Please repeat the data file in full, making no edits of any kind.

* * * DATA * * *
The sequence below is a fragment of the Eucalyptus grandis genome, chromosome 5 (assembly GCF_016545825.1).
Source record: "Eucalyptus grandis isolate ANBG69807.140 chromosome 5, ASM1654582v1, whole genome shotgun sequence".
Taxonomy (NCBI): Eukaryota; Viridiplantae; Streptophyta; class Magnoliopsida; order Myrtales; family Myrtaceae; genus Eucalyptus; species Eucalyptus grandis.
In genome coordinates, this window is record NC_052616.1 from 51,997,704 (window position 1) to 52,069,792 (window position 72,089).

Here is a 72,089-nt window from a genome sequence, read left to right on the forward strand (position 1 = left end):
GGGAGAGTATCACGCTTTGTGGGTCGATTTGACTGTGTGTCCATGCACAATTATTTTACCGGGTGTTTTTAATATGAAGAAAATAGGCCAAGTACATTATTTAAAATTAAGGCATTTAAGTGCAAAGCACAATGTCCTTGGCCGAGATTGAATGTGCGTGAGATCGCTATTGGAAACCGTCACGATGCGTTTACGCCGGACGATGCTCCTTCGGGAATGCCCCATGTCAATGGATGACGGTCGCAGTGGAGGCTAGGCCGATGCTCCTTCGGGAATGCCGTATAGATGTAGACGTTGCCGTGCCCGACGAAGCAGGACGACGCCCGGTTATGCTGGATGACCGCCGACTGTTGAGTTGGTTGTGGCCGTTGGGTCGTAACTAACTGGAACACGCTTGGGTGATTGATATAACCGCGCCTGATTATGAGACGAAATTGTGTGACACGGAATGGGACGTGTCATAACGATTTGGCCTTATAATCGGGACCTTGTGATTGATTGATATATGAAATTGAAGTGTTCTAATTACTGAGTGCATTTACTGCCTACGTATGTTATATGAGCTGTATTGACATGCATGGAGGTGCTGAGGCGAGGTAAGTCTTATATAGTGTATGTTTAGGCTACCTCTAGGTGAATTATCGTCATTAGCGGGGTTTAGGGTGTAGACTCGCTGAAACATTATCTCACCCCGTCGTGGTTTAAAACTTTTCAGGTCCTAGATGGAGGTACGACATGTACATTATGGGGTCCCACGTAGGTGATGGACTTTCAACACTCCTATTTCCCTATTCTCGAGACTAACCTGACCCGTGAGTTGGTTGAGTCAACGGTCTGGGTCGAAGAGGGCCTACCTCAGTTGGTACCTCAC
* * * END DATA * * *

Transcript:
The sequence below is a fragment of the Eucalyptus grandis genome, chromosome 5 (assembly GCF_016545825.1).
Source record: "Eucalyptus grandis isolate ANBG69807.140 chromosome 5, ASM1654582v1, whole genome shotgun sequence".
Taxonomy (NCBI): Eukaryota; Viridiplantae; Streptophyta; class Magnoliopsida; order Myrtales; family Myrtaceae; genus Eucalyptus; species Eucalyptus grandis.
In genome coordinates, this window is record NC_052616.1 from 51,997,704 (window position 1) to 52,069,792 (window position 72,089).

Here is a 72,089-nt window from a genome sequence, read left to right on the forward strand (position 1 = left end):
GGGAGAGTATCACGCTTTGTGGGTCGATTTGACTGTGTGTCCATGCACAATTATTTTACCGGGTGTTTTTAATATGAAGAAAATAGGCCAAGTACATTATTTAAAATTAAGGCATTTAAGTGCAAAGCACAATGTCCTTGGCCGAGATTGAATGTGCGTGAGATCGCTATTGGAAACCGTCACGATGCGTTTACGCCGGACGATGCTCCTTCGGGAATGCCCCATGTCAATGGATGACGGTCGCAGTGGAGGCTAGGCCGATGCTCCTTCGGGAATGCCGTATAGATGTAGACGTTGCCGTGCCCGACGAAGCAGGACGACGCCCGGTTATGCTGGATGACCGCCGACTGTTGAGTTGGTTGTGGCCGTTGGGTCGTAACTAACTGGAACACGCTTGGGTGATTGATATAACCGCGCCTGATTATGAGACGAAATTGTGTGACACGGAATGGGACGTGTCATAACGATTTGGCCTTATAATCGGGACCTTGTGATTGATTGATATATGAAATTGAAGTGTTCTAATTACTGAGTGCATTTACTGCCTACGTATGTTATATGAGCTGTATTGACATGCATGGAGGTGCTGAGGCGAGGTAAGTCTTATATAGTGTATGTTTAGGCTACCTCTAGGTGAATTATCGTCATTAGCGGGGTTTAGGGTGTAGACTCGCTGAAACATTATCTCACCCCGTCGTGGTTTAAAACTTTTCAGGTCCTAGATGGAGGTACGACATGTACATTATGGGGTCCCACGTAGGTGATGGACTTTCAACACTCCTATTTCCCTATTCTCGAGACTAACCTGACCCGTGAGTTGGTTGAGTCAACGGTCTGGGTCGAAGAGGGCCTACCTCAGTTGGTACCTCAC